Disabled students at the University of Edinburgh say that they may be at a disadvantage in assessments if they do not receive equal access to lecture recordings.
Not all lectures at the University of Edinburgh are currently recorded as standard.
Some courses cite “sensitive issues” as the reason for lectures not being recorded.
This poses issues for students who are not able to attend lectures or need to revisit lecture recordings because of their disabilities.
Wardah, who studies Arabic and Politics, described to The Student the process she has had to undergo to receive recordings: “For one of my courses I contacted the lecturer as they had made the decision not to record lectures; they then decided to provide me with private access to the lectures on OneDrive.
“For another one of my courses, lecture recordings are only available till the end of the week, and are only uploaded 24 hours after the lecture takes place which gives me only a 24 hour window to catch up for the Thursday lecture.”
Wardah said she has been able to access lecture recordings for all of her courses.
A student studying Politics, who didn’t wish to be named, described her experience to The Student: “I often don’t feel able to attend lectures in person and even when I do, I find it helpful to be able to watch lecture recordings back. I’m really lucky that I’ve managed to receive lecture recordings for my courses but I’ve really had to fight for it and it’s so tiring.”
Wardah also described her frustration in having to advocate for herself, saying: “A lot of the difficulty of being a disabled student is having to advocate for yourself. This adds extra pressure and more workload to students who are already struggling more than the average student. Self-advocacy is not something that the university takes into account enough. When I was contacting my lecturer to see if I could get access to lecture recordings, I remember wishing that the university had created a channel for this so that I didn’t have to plead my case to a potentially unsympathetic professor.
“I think there need to be better channels for support so that self-advocacy isn’t the norm. I also think the university needs to consider making lecture recordings mandatory, although as I understand it there are legal complications. Still, after the pandemic, we have seen that an accessible education is possible! I would also appreciate it if the university could open a dialogue with disabled students about adjusting to pre-pandemic modes of study and provide more support specifically in that area. It’s a big step up for a lot of us.”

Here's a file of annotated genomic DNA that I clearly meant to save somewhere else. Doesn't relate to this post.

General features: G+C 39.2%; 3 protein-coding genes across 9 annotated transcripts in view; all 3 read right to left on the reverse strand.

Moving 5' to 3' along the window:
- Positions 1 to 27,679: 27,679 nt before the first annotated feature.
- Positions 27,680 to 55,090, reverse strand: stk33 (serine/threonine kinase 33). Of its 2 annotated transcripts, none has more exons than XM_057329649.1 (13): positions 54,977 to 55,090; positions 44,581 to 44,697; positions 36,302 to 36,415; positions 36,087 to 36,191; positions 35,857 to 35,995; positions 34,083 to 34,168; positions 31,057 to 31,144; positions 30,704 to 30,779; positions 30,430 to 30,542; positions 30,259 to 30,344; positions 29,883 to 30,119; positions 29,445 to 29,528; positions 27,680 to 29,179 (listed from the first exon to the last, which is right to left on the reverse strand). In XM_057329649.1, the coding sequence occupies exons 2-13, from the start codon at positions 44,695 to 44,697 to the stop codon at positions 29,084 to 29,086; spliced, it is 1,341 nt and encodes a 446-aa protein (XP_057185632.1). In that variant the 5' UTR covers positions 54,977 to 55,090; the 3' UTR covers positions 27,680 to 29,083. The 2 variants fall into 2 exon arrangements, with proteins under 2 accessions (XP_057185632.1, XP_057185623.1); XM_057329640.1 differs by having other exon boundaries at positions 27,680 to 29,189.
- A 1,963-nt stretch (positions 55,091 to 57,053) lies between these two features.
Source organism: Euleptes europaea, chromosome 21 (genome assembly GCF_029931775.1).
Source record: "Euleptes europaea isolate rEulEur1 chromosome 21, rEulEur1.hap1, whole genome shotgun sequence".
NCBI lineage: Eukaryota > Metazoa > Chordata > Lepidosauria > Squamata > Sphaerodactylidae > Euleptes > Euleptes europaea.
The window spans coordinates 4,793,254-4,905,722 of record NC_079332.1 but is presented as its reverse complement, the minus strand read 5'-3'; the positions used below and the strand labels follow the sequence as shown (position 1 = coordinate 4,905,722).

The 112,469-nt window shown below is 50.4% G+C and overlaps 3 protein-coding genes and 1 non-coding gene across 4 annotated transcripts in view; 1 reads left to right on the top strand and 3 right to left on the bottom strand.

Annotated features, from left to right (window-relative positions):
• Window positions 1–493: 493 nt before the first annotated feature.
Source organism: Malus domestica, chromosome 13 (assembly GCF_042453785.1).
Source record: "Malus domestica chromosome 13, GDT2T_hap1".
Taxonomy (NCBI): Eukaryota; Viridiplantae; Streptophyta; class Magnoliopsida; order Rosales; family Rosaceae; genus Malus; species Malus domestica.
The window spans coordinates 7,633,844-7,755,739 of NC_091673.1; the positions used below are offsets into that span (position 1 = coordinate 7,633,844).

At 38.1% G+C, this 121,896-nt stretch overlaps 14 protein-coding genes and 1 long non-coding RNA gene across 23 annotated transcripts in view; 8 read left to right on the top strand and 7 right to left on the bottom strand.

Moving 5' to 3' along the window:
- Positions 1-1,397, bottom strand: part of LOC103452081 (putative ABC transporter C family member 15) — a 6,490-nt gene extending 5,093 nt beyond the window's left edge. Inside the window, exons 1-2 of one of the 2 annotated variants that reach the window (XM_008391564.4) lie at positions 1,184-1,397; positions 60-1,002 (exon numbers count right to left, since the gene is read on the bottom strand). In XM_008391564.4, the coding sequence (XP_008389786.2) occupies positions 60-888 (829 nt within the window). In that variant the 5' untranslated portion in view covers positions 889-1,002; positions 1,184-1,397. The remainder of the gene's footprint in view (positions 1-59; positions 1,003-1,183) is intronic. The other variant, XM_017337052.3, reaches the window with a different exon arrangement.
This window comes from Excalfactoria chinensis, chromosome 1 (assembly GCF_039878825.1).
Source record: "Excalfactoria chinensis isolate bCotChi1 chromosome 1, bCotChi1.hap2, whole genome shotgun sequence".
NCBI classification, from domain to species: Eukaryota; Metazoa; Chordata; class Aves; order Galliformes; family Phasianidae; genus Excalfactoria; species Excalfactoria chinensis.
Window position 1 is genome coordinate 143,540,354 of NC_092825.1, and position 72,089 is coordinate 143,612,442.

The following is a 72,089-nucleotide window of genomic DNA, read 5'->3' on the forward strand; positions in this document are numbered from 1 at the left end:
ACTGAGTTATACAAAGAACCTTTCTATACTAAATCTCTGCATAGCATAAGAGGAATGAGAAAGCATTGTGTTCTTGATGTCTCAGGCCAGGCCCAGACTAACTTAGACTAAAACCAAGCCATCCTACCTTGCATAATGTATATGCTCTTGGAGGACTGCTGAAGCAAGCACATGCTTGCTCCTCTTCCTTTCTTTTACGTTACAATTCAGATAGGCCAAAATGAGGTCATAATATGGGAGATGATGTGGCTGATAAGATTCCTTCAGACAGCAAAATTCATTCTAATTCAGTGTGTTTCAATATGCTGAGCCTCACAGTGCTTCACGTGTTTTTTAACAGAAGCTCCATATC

The anonymous student agreed, saying that she feels she suffers from anxiety because of always having to “justify” herself to the university.
This has effects on the wider academic life of disabled students, with both Wardah and the anonymous student telling The Student that they feel somewhat disadvantaged in assessments and classes because of this inaccessibility and inconsistency.
Wardah said: “As someone who has to budget my energy, I tend to reserve energy for tutorials and seminars which require more participation from me. This means that being able to do lectures at home is hugely helpful for me. But when I don’t have good access to lecture recordings (or livestreams), I end up using energy on attending lectures which prevents me from contributing as well to my other tasks, having energy to do household work, and socialise/partake in hobbies.
“When I have coursework I need to budget more energy to completing them and less energy to lectures and classwork, making it easier to fall behind. This isn’t a major problem for courses where lectures are made available but for the course where I can only access lectures until the end of the week, I find that I don’t have enough energy or time to complete them which adds to the pressure that every student feels.”
When asked if she feels supported by the University of Edinburgh, Wardah said: “I feel supported by my mentor because she has a worldview that challenges ableism, but besides that, no. I don’t feel as though I can easily reach out to the disability service or other members of staff, partially because self-advocacy can be so draining and because I don’t know how understanding they will be.”
The anonymous student said, “I don’t know if I would be able to finish university without the support I currently receive but it’s really not good enough. I think I’m at a disadvantage because of this, both because of it and also because of the extra stress and anxiety it has caused me.”
A University of Edinburgh spokesperson said: “The University aims to help all students maximise their academic potential and ensure that teaching environments are accessible to all. Specialised staff in our Disability and Learning Support Service work with students to make adjustments that will support them throughout their teaching and learning.
“The University seeks to provide recordings of lectures for students to revisit and review. Around 400 teaching spaces are now equipped with recording facilities, including all large lecture theatres.
“We recognise that not every lecture can be recorded and we have a range of adjustments in place, including an option to allow students to record lectures on their own device or to provide them with a copy of the slides.”
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